One of Boston’s investments that looked relatively safe in 2008 is also in danger of foreclosure, Mr. Fasulo said: “Four fifty is in bad shape. I think they are going to lose that one.” Broadway paid $700 million for the 16-story office building at 450 West 35th Street in June 2007. The 1.75 million–square–foot building is 85 percent occupied, with tenants including the Associated Press, the New York Daily News, and U.S. News & World Report.

“Broadway is current on its loan obligations and has no maturities in the 2009-2010 time frame,” a Broadway Partners spokesman told The Commercial Observer in an email. He declined to comment on the terms of specific loans.

The New York Observer reported in August that Broadway renegotiated $459 million of loan payments to its primary lender, Lehman Brothers, that were due in May on 10 properties it purchased between December 2006 and May 2007. Broadway agreed to transfer three of the troubled properties to Lehman in July, and retain a minority stake in the remaining seven in exchange for an immediate cash payment of $26 million and an additional $14 million later. Lehman agreed to extend the loans to June 10, 2012.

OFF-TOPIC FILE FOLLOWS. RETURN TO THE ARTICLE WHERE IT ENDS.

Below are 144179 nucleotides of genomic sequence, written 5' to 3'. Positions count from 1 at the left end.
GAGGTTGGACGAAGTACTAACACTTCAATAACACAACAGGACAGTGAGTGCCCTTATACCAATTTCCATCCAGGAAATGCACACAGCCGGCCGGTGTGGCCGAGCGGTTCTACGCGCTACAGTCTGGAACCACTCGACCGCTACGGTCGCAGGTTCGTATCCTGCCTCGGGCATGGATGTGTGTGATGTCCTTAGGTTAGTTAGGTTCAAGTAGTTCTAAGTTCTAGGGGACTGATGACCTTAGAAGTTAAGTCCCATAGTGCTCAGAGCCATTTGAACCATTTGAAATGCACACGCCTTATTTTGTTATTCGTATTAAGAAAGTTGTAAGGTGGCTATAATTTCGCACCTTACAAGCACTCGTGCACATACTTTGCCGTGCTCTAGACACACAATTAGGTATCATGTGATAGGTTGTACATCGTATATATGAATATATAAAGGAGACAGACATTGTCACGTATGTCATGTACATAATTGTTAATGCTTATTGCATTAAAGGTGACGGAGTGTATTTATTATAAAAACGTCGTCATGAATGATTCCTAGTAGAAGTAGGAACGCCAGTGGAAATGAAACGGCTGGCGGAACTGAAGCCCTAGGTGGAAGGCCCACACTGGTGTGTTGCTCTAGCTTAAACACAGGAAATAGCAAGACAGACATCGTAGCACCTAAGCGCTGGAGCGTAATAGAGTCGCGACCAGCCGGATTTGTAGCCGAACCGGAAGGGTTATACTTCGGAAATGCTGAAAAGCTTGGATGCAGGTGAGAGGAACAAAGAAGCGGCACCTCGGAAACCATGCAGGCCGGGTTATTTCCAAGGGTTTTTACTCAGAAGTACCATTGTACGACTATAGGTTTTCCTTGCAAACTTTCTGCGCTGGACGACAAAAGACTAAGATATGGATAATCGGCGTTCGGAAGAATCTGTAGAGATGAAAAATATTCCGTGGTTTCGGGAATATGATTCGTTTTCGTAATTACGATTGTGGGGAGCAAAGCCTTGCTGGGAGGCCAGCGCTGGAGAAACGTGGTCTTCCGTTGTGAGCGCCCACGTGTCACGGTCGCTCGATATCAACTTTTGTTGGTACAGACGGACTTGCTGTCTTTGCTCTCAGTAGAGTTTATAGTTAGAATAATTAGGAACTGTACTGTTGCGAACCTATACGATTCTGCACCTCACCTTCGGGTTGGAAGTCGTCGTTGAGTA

Meanwhile, income on many of the buildings Broadway paid top dollar for are dipping fast. The office tower they bought at 280 Park for $1.25 billion in November 2007, with a $1.1 billion loan from JV Investcorp Realty, for instance, is now worth only one-tenth of what the firm bought it for: $147 million.


TWO BUILDINGS WITHIN A block of each other on West 57th Street are listed as potentially troubled due to mortgages that matured on Oct. 1. A JPMorgan CMBS Fund holds both the $29 million first mortgage on 50 West 57th Street and the $31 million first mortgage at 140 West 57th Street. Though both properties have gone into special servicing, in looser credit markets both would have surely qualified for refinancing. With a DSCR of 2.06, the 89,650-square-foot property between Sixth and Seventh avenues seems to be in slightly better shape than the smaller building one block east, which has a DSCR of 1.41.